Mad Cow Disease Found in Alabama
RENEE MONTAGNE, host:
Government officials have found another case of mad cow disease, this time, on a farm in Alabama. It's the third case of mad cow disease detected in this country. Agriculture officials say the animal's carcass was buried and was not used for animal or human food.
Joining me now to discuss this case and its ramifications is NPR's Science Correspondent Joe Palca. Good morning, Joe.
JOE PALCA reporting: Good morning, Renee.
MONTAGNE: How did the USDA become aware of this case?
PALCA: Well, as you said, there was an animal that was sick on a farm and the veterinarian was called in. And the animal wasn't able to walk any longer, so they killed it, euthanized it and buried the carcass and then sent a sample to a USDA testing lab, or a lab sponsored by the USDA, where the sample showed positive and preliminary signs of BSC, mad cow disease.
MONTAGNE: Well, you say positive and preliminary. How certain that this is mad cow disease?
PALCA: Well, the way it works is that the USDA is conducting a fairly large screening program where they've now screened about 650,000 cows in the last 18 months. And when they get an inconclusive or marginally positive test, they send it on for additional testing. And when they sent this to a specialized lab that does the more sophisticated testing, the more sensitive testing, it came back positive. There's still one more test outstanding that they are waiting for the results on, but they've decided that the first test, confirmatory test was enough to go ahead and say that this animal had mad cow.
MONTAGNE: And each time one of these few cases has come up, one thinks, is this just the start? What about government officials, what are they thinking here?
PALCA: Well, their argument is this is probably not the start. This is the third case that's been detected in this country. In this case, the good news for people, I suppose, is that the animal was over 10 years old, which means it was born before a ban on certain feed products was put in place. Mad cow is transmitted probably, most likely, there's still some uncertainty, but the most likely transmission route is from contaminated feed.
And it used to be that they would ground up animals and feed them back to cows. And that was how the disease was being transmitted in Europe. So the USDA said, okay, you can't grind up animals and feed them back to cow anymore. And that started in 1997. And so this cow was born before that and so they're saying, well, we haven't seen a younger cow get the disease, so we're feeling pretty good about the ban.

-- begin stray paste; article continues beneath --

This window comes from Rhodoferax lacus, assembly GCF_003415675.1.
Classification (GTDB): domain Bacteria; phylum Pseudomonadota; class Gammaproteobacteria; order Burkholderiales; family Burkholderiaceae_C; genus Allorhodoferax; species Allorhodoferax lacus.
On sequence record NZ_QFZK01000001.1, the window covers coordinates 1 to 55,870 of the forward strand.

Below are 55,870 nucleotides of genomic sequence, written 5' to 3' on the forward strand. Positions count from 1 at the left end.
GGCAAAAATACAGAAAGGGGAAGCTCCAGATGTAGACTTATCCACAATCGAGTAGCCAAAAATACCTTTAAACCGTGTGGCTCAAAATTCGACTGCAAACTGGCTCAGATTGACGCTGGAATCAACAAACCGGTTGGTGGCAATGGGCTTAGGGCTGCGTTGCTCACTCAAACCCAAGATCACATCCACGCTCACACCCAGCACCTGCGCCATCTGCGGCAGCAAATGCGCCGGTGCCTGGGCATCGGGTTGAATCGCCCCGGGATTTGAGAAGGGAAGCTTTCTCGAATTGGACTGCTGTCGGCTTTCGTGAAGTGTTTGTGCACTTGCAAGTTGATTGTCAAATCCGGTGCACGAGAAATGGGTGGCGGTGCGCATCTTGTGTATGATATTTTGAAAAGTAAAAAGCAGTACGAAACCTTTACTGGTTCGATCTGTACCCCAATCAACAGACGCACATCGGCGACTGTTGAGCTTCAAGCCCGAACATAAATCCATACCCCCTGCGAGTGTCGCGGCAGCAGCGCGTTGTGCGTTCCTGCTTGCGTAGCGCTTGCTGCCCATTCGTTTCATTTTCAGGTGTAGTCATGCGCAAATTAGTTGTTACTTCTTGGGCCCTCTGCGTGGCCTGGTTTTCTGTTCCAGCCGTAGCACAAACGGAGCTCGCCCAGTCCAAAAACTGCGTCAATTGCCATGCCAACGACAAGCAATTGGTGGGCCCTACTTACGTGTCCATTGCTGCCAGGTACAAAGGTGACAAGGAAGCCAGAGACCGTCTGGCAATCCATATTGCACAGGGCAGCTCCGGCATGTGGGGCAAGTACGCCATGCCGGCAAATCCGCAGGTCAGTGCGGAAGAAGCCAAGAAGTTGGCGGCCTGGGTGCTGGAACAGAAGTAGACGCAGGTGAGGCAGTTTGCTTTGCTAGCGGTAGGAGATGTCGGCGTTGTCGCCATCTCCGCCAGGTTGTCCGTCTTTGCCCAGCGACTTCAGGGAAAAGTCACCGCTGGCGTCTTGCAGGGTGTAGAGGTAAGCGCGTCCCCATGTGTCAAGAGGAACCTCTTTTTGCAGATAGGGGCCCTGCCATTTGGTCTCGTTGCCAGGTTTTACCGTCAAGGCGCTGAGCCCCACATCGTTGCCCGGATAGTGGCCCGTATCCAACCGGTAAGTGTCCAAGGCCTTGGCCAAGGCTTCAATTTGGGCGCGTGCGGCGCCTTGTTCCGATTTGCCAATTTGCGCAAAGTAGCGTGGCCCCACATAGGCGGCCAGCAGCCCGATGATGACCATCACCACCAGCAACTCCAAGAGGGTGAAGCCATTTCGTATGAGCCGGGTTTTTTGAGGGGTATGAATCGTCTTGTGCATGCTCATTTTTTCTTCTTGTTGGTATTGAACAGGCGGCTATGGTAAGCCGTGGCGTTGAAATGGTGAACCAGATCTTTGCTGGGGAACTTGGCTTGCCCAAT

MONTAGNE: So then should people be worried about the safety of American meat? Doesn't sound like you think so.
PALCA: Well, nobody, even the consumer groups that are very concerned about the whole issue of food safety, they're not blowing whistles and saying, you know, watch out, there's a problem here, at least they're not saying that there's a big problem. And the reason is that it's just such a small risk of getting mad cow disease from tainted meat, the human form, that people feel it's just, there's not, it's not significant enough to worry about.
That said, there are things that people can do and there have been suggestions, for example, they don't know how old this animal is because they don't have exact records. They had to judge from the teeth. And they said, why don't we keep better records so we know we're animals came from?
MONTAGNE: And what about U.S. beef exports?
PALCA: Well, U.S. wants to start selling beef to Japan again, and this is not going to help at all. Korea was supposed to. They may say no now too. It's hard to say.
MONTAGNE: Joe, thanks very much.
PALCA: You're welcome.
MONTAGNE: NPR Science Correspondent Joe Palca. Transcript provided by NPR, Copyright NPR.